Saturday, May 2, 2009
"First, the cross is the ground of our justification. Christ has rescued us from the present evil age (Gal 1:4) and redeemed us from the curse of the law (Gal 3:13)...
Second, the cross is the means of our sanctification. This is where the three other crucifixions come in. We have been crucified with Christ (Gal 2:20). We have crucified our fallen nature (Gal 5:24). And the world has been crucified to us, as we have been to the world (Gal 6:14)...
Third, the cross is the subject of our witness. We are to placard Christ crucified publicly before people's eyes, so that they may see and believe (Gal 3:1)...
Fourth, the cross is the object of our boasting. God forbid that we should boast in anything else (Gal 6:14). Paul's whole world was in orbit around the cross. It filled his vision, illumined his life, warmed his spirit. He "gloried" in it. It meant more to him than anything else. Our perspective should be the same.
To be an enemy of the cross is to set ourselves against its purposes. Self-righteousness (instead of looking to the cross for justification), self-indulgence (instead of taking up the cross to follow Christ), self-advertisement (instead of preaching Christ crucified) and self-glorification (instead of glorying in the cross) - these are the distortions which make us "enemies" of Christ's cross.
Campbell Morgan expressed it well:
It is the crucified man that can preach the cross. Said Thomas "except I see in his hands the print of the nails. . .I will not believe." Dr. Parker of London said that what Thomas said of Christ, the world is saying about the church. And the world is also saying to every preacher: Unless I see in your hands the print of the nails, I will not believe. It is true. It is the man. . .who has died with Christ, . . .that can preach the cross of Christ."
Friday, April 17, 2009
I wanted to post the following quote from this book:
"I could never myself believe in God, if it were not for the cross. The only God I believe in is the One Nietzche ridiculed as "God on the cross". In the real world of pain, how could one worship a God who was immune to it? I have entered many Buddhist temples in different Asian countries and stood respectfully before the statue of the Buddha, his legs crossed, arms folded, eyes closed, the ghost of a smile playing round his mouth, a remote look on his face, detached from the agonies of the world. But each time after a while I have had to turn away.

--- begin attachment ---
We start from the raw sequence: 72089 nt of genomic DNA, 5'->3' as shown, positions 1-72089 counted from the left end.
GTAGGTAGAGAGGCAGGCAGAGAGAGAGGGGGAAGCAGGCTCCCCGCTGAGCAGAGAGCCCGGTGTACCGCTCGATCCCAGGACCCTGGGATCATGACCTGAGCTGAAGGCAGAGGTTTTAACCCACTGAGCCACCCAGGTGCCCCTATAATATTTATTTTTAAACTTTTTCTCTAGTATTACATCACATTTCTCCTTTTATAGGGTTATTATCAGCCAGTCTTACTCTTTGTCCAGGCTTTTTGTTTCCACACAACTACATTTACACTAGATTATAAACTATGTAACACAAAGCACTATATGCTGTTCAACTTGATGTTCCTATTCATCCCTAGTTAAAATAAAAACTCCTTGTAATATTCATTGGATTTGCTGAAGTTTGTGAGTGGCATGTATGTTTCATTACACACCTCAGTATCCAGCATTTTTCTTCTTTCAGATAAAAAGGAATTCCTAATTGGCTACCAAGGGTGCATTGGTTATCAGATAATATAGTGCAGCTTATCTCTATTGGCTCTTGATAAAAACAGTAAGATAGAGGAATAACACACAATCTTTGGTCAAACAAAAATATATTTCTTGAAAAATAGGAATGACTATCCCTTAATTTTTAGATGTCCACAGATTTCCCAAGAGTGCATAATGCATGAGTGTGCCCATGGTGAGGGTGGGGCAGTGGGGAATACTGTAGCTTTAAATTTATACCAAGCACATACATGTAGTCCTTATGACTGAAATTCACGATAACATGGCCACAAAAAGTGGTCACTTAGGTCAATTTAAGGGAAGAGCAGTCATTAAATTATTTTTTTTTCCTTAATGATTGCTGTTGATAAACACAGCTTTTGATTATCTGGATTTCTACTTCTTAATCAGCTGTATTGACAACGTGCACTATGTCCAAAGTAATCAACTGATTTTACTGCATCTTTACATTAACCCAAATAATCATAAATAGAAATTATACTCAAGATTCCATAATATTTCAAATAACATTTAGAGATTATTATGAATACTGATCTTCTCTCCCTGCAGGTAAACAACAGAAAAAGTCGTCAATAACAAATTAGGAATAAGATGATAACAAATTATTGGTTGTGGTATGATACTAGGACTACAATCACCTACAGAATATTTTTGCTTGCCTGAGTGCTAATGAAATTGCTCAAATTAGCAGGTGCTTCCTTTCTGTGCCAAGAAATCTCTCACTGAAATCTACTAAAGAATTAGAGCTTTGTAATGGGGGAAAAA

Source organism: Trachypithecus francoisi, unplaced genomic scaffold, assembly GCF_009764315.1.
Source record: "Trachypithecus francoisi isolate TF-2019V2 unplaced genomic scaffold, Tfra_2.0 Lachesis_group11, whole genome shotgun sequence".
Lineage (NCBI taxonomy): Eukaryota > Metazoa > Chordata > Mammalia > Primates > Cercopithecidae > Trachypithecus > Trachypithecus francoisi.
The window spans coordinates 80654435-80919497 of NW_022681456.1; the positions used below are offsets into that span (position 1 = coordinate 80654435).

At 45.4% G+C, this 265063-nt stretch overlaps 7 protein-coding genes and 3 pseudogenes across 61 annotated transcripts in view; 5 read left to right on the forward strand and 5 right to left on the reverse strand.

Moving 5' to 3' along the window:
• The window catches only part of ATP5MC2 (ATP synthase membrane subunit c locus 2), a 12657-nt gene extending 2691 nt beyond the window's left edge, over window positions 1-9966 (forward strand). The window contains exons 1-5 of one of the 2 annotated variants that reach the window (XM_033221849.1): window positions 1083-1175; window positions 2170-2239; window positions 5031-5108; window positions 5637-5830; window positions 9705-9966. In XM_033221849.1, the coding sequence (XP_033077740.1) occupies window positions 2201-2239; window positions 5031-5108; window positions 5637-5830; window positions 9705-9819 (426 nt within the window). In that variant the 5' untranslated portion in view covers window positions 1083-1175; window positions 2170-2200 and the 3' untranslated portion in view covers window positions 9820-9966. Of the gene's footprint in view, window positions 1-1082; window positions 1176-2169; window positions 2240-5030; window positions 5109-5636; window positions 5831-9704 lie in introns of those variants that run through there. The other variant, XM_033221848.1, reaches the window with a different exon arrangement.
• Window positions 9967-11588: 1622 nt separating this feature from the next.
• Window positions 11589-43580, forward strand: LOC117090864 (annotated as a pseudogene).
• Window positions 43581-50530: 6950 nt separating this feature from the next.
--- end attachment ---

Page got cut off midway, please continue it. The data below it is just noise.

And in imagination I have turned instead to that lonely, twisted, tortured figure on the cross, nails through hands and feet, back lacerated, limbs wrenched, brow bleeding from thorn-pricks, mouth dry and intolerably thirsty, plunged in Godforsaken darkness. That is the God for me! He laid aside his immunity to pain. He entered our world of flesh and blood, tears and death. He suffered for us. Our sufferings become more manageable in the light of His. There is still a question mark against human suffering, but over it we boldly stamp another mark, the cross that symbolizes divine suffering. The Cross of Christ...is God's only self-justification in such a world as ours."
Friday, April 3, 2009
* Verse 1:
O Lord my God! When I in awesome wonder
Consider all the works Thy hands have made.
I see the stars, I hear the rolling thunder,
Thy power throughout the universe displayed.
Then sings my soul, my Saviour God, to Thee;
How great Thou art, how great Thou art!
Then sings my soul, My Saviour God, to Thee:
How great Thou art, how great Thou art!
* Verse 2:
When through the woods and forest glades I wander
And hear the birds sing sweetly in the trees;
When I look down from lofty mountain grandeur
And hear the brook and feel the gentle breeze:
* Verse 3:
And when I think that God, His Son not sparing,
Sent Him to die, I scarce can take it in;
That on the cross, my burden gladly bearing,
He bled and died to take away my sin:
* Verse 4:
When Christ shall come with shouts of acclamation
And take me home, what joy shall fill my heart!
Then I shall bow in humble adoration,
And there proclaim, my God, how great Thou art!
Every day I will praise you
and extol your name for ever and ever.
Great is the LORD and most worthy of praise;
his greatness no one can fathom. - Psalm 145:2-3
Monday, March 16, 2009
The Webster's dictionary defines the word "travail" as follows - "work especially of a painful or laborious nature".
Travailing in prayer is laborious and can be violent at times when we are desperate for God's presence in our lives. Are we as God's people born by the Spirit of God desperate for more of His tangible presence in our lives?
As a woman cries out in labor from deep within her I believe we as God's people need to cry out in a loud voice as the Spirit leads us in our desperation for more of Him in our lives.